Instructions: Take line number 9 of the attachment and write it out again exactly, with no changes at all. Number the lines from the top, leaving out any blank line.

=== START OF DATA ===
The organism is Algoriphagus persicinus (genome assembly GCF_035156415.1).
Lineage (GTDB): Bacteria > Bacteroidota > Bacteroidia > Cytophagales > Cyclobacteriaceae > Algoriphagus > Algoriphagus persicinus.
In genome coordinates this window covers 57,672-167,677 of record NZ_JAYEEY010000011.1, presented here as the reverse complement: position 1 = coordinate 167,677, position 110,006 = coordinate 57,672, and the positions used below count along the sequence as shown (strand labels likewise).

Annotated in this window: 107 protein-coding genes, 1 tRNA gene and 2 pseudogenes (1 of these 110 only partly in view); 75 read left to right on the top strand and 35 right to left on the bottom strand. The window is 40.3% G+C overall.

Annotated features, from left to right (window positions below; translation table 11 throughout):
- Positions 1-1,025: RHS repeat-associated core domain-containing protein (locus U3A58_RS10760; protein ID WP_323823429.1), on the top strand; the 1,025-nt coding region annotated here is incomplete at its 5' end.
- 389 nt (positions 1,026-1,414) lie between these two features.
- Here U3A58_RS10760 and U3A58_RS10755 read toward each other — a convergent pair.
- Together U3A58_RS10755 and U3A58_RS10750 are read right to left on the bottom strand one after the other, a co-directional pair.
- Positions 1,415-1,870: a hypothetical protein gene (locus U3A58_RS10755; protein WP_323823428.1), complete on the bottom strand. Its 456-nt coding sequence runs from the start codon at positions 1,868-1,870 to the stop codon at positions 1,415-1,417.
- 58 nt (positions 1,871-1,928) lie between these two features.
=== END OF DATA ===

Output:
- Together U3A58_RS10755 and U3A58_RS10750 are read right to left on the bottom strand one after the other, a co-directional pair.